Blockchain applied to commodities: just a matter of time!
Commodities markets rarely feature in blockchain conversations, but if Memphis-based commodities brokerage The Seam and their technology partners at IBM and Hyperledger are successful, cotton will be the first commodity where an industry-wide consortium takes advantage of a blockchain to improve the trade process.
Starting on Thursday, The Seam website-based exchange is open to all industry players. The firm claims to be the first to offer “Agriculture’s only real-time price reporting.”
Along with the exchanges launch, the partners have called on the rest of the cotton industry to sign up as consortium members, placing their order books on the unified exchange. If they do, the industry would be able to use a single, shared blockchain to record, track, and trade all of the world’s cotton markets in real-time, and with instant trade execution.
(…) But this is just the starting point
While the banking industry has several consortiums like R3 CEV, The Seam’s consortium is among the first to address commodity markets. Kynetix, a commodities market technology company in the UK, was first to attempt a blockchain consortium in November 2015.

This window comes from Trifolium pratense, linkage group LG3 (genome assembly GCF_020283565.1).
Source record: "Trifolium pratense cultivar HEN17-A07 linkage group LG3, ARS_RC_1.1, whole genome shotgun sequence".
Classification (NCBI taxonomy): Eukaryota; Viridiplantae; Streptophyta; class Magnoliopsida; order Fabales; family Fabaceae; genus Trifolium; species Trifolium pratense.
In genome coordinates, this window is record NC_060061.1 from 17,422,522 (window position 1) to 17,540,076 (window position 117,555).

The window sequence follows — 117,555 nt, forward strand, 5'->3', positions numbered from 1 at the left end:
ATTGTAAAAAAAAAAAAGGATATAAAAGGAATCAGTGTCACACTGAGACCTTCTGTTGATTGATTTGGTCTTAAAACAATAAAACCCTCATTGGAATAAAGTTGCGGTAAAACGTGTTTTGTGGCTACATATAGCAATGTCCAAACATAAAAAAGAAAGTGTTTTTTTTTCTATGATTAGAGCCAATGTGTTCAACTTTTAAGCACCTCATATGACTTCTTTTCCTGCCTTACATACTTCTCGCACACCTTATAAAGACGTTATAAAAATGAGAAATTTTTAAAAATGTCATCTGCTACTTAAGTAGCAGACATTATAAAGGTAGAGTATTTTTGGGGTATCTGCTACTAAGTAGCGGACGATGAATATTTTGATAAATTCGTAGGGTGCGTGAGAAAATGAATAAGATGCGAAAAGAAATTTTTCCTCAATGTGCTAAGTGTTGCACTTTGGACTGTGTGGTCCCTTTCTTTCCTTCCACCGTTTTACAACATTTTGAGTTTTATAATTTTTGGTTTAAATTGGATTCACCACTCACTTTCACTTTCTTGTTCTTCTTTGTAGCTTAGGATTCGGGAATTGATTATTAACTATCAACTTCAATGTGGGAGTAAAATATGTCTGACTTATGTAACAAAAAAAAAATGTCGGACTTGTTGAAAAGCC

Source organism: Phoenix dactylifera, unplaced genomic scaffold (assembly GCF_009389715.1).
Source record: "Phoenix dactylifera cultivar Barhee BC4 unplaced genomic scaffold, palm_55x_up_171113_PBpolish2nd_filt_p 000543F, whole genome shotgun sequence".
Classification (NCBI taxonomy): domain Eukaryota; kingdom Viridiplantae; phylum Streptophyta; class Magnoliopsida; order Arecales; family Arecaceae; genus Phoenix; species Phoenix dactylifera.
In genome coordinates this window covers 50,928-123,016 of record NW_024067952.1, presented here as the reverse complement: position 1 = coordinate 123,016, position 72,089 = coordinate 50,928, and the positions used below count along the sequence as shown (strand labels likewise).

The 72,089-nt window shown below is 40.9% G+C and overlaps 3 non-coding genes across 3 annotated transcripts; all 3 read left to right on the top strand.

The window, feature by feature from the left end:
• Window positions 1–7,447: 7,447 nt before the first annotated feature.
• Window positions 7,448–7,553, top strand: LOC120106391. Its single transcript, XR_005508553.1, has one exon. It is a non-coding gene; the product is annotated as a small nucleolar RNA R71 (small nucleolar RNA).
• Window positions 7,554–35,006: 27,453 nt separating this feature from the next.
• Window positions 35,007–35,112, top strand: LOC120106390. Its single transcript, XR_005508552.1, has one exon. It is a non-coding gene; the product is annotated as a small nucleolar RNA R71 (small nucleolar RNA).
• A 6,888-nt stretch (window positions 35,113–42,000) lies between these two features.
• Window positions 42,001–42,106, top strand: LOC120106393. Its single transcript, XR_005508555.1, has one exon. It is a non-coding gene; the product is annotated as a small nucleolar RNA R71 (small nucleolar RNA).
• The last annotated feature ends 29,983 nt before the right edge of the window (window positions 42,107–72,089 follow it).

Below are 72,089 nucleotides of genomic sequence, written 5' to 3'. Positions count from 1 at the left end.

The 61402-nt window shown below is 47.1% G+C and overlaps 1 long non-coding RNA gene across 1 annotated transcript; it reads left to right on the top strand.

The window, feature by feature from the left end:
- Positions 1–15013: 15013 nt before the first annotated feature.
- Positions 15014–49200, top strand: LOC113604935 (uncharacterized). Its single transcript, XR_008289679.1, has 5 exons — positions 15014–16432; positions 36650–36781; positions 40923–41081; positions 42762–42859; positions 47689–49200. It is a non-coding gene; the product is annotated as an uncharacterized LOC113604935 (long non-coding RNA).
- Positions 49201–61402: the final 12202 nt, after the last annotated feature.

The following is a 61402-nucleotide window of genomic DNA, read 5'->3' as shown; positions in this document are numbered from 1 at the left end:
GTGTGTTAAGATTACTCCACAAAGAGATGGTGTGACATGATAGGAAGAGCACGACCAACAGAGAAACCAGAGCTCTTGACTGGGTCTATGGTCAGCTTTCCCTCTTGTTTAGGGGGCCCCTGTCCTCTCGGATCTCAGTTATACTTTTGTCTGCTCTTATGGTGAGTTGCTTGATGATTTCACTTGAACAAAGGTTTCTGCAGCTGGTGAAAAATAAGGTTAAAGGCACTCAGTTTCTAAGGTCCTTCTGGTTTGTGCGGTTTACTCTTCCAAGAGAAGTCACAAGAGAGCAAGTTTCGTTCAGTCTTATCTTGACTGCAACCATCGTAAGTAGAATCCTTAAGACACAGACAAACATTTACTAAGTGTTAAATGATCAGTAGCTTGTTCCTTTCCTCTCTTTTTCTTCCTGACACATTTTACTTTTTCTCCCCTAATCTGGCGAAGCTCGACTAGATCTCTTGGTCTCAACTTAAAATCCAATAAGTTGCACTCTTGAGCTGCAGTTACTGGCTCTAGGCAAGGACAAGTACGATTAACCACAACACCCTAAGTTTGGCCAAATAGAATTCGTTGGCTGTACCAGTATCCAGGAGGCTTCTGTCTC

“The trouble is that everybody wants 2-way trust but not everybody wants 2-way transparency,” states Kynetix Co-founder and Director, Matt Dolton. “More than any other asset class opaqueness offers knowledgeable physical market participants the ability to take advantage of their knowledge.”
The argument can be made, however, that commodities are just more products to be tracked across a supply chain, which is already a well tested use for blockchains today. Startups like the diamond-tracking Everledger and the general-purpose, customer-oriented Provenance have shown that the technology can be applied to global-scale supply chains.
Several other projects track items such as luxury goods, smart clothing, prescription drugs, and most recently, 3D printed parts. With so many varied uses already employing blockchains, it may only be a matter of time before all commodities are tracked via a blockchain as well.